Another artist whose presence would have shifted our viewing of Magritte is Aimé Ntakiyica, a Burundian multi-media artist who resides in Magritte’s Belgium. Ntakiyica has recast Magritte’s bowler-hatted everyman with his own visage, thereby upsetting any easy reading.
In a European “Union” riven by riots, sectarian conflict and nationalist resurgence, what does it now mean for a pan-European identity when a black face stands for the Euro-everyman? (Incidentally, in 1937 Magritte began four works of fragmented body parts, each entitled The White Race.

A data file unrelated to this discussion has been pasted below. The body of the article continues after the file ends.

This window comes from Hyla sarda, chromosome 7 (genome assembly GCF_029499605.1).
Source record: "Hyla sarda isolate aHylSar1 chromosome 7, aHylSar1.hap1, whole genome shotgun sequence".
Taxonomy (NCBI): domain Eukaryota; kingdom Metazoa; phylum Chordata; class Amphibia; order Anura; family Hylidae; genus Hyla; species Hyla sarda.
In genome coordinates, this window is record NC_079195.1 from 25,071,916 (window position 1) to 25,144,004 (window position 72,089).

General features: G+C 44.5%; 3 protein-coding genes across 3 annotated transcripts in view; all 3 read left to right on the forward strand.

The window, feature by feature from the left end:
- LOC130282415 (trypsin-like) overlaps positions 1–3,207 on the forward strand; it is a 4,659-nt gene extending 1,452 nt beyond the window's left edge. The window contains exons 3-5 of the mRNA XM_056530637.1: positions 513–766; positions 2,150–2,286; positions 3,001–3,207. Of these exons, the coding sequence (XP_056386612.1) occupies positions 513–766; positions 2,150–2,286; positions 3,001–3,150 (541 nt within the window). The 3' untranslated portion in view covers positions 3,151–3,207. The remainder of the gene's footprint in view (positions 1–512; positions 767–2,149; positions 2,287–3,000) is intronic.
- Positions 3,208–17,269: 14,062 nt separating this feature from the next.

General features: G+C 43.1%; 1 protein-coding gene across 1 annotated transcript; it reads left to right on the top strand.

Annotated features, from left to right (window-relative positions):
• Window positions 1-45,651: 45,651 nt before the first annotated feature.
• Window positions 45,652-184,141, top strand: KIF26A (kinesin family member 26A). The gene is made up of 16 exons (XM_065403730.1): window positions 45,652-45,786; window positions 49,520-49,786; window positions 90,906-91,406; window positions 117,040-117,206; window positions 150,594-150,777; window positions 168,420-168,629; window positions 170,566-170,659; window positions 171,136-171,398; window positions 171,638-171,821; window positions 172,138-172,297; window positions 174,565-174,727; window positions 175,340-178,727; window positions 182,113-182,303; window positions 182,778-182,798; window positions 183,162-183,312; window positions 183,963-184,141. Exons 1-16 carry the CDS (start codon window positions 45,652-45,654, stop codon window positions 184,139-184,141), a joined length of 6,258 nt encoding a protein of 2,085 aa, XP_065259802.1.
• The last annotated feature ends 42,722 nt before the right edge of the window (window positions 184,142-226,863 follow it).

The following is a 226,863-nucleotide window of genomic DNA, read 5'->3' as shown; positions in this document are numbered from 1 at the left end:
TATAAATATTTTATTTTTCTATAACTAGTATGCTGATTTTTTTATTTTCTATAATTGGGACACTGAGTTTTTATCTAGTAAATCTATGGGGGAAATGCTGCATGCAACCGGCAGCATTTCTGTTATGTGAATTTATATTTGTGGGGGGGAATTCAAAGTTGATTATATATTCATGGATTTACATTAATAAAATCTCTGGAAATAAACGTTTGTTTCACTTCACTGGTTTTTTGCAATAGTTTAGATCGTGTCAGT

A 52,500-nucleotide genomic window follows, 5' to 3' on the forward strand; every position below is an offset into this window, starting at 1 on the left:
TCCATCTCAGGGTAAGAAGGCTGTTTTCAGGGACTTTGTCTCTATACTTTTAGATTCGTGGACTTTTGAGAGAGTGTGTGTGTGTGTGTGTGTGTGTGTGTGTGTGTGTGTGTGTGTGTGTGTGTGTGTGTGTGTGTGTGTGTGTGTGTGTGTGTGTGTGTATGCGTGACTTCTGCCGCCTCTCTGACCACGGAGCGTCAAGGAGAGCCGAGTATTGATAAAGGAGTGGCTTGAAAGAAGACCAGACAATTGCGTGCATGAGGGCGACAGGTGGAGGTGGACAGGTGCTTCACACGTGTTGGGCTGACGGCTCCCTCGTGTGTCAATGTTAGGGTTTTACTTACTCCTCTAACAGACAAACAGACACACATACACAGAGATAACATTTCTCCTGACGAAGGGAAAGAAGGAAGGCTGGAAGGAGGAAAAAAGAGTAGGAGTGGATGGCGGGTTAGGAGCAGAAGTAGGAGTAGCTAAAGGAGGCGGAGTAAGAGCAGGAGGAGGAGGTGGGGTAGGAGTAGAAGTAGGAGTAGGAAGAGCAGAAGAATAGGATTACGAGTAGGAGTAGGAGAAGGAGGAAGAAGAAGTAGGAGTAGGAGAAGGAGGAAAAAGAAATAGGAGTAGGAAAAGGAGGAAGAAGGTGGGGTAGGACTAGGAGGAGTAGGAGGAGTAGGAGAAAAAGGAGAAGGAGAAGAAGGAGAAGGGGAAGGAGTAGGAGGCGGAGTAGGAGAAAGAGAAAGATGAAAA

While, as is typical with Magritte, there is no immediate correspondence between the title and the work, the significance here is the fragmentation of the body, and hence of identity.)
Ntakiyica’s motivation is the revision of our sense of history and to impress upon us that art, no matter how seemingly innocuous, functions within a social context. Ntakiyica also points us to the “images of racial mystery” within Magritte’s work, and these, for me, are where Magritte draws most interest and relevance.